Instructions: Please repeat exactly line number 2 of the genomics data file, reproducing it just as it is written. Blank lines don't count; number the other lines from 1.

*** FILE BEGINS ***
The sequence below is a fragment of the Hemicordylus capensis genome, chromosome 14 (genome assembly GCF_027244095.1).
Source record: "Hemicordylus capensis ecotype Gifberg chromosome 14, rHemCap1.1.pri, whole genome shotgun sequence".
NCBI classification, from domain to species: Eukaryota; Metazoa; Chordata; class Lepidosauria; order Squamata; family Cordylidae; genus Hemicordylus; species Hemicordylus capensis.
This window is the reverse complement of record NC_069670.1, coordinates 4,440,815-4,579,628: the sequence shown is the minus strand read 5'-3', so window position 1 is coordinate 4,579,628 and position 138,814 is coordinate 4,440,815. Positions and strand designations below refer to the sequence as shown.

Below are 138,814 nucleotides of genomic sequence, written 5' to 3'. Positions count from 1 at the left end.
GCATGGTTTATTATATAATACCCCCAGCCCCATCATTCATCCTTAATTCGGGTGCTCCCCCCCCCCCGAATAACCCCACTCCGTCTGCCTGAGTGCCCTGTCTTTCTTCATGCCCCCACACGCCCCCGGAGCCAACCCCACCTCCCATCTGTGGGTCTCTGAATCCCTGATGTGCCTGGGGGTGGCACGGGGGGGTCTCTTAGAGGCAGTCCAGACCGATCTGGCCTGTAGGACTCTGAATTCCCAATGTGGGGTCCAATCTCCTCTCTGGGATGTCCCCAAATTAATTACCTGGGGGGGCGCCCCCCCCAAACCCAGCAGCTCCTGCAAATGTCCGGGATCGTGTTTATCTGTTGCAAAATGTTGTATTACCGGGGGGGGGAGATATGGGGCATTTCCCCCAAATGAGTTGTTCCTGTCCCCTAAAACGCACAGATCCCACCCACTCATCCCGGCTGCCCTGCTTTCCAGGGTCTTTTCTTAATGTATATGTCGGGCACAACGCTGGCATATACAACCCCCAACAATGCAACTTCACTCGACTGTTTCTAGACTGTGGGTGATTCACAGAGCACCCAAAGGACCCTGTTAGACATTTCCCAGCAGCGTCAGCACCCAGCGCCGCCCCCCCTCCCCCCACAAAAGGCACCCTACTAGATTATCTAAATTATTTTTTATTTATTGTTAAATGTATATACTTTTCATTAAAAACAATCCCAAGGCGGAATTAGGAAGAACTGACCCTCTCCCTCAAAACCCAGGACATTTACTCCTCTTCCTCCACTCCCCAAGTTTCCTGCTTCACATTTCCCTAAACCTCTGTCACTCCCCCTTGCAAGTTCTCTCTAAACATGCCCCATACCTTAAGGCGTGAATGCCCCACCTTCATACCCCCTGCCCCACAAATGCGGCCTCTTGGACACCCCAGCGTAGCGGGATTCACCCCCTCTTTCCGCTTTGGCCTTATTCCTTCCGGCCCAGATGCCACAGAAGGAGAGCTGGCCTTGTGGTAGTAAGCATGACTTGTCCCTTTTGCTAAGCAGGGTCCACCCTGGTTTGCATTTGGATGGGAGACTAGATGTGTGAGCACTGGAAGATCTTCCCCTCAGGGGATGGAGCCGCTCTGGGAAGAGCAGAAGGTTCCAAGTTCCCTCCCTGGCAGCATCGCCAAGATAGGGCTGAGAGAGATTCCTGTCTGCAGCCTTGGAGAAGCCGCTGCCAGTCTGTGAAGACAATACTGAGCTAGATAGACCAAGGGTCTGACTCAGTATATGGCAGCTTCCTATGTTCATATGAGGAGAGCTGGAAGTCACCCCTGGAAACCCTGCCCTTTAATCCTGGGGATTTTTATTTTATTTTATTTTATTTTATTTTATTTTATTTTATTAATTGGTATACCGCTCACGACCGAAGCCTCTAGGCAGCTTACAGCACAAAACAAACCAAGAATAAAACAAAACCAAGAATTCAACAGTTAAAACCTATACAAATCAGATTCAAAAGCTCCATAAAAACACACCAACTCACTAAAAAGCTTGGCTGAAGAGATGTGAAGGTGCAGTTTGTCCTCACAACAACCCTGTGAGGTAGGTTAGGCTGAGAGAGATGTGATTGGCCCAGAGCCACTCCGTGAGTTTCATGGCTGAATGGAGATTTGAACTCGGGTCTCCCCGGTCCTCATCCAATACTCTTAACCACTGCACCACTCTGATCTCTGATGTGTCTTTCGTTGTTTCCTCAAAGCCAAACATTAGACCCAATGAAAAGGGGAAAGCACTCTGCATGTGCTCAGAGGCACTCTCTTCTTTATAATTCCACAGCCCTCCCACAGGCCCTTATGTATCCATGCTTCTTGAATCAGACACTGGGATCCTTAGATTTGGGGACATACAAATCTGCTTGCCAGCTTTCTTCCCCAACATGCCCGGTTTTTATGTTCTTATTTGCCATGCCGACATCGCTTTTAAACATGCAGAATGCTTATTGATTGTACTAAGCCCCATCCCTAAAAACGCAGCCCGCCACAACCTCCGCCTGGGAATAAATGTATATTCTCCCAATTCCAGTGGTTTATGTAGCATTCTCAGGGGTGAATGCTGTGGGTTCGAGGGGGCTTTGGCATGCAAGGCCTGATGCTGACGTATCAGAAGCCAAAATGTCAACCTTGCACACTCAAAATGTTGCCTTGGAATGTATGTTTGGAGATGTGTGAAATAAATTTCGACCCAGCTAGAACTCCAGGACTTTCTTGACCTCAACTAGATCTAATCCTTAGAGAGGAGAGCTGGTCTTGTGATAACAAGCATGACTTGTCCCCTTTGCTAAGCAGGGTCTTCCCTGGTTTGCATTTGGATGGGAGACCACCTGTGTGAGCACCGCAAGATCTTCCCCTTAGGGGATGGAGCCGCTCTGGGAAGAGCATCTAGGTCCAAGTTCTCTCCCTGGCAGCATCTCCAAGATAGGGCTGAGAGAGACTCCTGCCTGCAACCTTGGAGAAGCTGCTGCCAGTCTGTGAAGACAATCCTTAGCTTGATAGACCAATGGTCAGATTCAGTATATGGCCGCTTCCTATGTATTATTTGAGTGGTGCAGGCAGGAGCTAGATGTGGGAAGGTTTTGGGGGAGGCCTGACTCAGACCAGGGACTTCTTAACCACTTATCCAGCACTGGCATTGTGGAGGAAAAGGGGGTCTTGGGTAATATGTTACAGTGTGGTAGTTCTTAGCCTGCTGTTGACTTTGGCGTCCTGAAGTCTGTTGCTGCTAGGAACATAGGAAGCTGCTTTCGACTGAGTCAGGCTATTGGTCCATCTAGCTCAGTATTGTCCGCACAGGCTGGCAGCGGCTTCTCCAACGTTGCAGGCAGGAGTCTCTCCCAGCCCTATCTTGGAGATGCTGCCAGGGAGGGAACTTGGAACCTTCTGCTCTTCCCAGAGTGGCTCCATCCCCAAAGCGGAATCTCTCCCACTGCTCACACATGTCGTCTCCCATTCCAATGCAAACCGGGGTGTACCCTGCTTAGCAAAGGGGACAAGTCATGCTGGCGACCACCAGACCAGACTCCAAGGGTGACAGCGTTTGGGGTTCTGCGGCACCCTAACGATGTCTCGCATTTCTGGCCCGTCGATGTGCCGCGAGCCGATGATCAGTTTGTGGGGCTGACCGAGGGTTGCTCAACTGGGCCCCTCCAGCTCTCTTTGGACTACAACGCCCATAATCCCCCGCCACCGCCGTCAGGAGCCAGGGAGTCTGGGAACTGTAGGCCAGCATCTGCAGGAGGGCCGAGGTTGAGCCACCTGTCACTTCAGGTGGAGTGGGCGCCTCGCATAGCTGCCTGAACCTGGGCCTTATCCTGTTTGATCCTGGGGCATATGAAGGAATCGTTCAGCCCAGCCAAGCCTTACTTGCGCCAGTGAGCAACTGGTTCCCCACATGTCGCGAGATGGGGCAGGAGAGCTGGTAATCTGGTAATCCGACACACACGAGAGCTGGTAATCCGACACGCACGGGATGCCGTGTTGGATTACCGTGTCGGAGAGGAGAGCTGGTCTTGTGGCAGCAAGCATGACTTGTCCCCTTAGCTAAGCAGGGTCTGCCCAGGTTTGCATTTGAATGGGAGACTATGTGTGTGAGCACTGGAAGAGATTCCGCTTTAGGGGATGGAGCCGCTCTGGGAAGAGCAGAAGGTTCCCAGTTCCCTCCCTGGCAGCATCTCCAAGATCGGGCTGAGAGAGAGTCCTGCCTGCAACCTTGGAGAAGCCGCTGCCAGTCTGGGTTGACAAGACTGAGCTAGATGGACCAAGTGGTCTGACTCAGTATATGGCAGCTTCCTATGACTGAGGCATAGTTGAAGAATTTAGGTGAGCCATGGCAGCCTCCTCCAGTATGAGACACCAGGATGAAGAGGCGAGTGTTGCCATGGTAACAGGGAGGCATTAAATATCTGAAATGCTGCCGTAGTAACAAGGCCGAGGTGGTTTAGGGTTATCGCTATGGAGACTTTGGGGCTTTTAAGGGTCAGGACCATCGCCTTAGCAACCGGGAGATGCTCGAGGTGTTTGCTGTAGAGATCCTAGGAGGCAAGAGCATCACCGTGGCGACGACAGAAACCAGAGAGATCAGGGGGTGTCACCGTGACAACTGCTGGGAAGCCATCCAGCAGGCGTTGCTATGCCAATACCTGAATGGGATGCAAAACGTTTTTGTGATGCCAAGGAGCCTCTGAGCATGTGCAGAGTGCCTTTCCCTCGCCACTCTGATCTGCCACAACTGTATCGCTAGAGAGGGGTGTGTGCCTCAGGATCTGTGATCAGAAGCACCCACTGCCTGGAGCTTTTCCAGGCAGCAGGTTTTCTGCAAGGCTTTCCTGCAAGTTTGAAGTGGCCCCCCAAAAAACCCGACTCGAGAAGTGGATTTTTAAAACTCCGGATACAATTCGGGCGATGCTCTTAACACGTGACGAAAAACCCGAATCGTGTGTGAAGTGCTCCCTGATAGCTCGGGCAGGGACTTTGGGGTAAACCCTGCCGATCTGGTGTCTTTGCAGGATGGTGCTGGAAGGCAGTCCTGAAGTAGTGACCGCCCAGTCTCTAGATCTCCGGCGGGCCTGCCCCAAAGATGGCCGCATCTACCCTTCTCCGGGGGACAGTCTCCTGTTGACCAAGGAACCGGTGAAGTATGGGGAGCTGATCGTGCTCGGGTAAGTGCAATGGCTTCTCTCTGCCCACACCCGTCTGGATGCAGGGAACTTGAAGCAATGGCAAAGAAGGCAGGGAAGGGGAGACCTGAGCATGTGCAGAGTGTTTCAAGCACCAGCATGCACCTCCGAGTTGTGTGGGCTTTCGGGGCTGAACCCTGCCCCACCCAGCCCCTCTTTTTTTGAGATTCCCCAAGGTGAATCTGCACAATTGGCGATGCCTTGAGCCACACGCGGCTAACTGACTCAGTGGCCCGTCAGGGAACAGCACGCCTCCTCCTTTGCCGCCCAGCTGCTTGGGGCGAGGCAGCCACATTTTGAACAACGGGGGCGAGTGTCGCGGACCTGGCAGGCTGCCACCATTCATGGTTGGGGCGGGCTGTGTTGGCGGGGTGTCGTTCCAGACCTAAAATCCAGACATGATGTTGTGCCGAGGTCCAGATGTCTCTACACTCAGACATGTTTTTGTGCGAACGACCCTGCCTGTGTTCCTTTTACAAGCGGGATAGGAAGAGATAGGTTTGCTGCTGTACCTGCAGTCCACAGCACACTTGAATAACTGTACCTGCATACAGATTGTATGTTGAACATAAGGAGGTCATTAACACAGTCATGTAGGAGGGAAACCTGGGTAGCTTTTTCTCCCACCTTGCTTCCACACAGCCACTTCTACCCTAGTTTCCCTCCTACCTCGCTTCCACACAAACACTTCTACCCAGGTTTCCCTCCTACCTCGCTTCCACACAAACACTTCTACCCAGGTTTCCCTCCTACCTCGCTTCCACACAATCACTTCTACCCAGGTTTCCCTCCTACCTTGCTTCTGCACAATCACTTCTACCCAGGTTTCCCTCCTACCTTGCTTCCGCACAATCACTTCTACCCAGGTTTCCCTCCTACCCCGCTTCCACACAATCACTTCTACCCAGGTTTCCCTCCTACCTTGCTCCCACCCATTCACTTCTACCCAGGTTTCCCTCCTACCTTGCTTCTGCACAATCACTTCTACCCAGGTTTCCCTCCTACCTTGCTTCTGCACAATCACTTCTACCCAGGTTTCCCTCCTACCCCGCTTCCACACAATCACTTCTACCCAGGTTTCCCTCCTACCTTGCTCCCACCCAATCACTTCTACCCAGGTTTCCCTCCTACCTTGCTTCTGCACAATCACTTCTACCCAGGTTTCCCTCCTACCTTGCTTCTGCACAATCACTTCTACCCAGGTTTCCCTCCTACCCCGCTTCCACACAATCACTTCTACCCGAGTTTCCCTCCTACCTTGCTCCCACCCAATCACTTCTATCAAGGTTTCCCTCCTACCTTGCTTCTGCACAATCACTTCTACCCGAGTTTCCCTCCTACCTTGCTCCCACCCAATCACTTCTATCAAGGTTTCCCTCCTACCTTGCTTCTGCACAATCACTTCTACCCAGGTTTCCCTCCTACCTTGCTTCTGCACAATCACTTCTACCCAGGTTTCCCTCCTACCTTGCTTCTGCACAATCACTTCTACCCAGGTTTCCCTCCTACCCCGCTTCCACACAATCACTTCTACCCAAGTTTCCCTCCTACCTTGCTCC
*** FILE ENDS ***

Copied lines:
Source record: "Hemicordylus capensis ecotype Gifberg chromosome 14, rHemCap1.1.pri, whole genome shotgun sequence".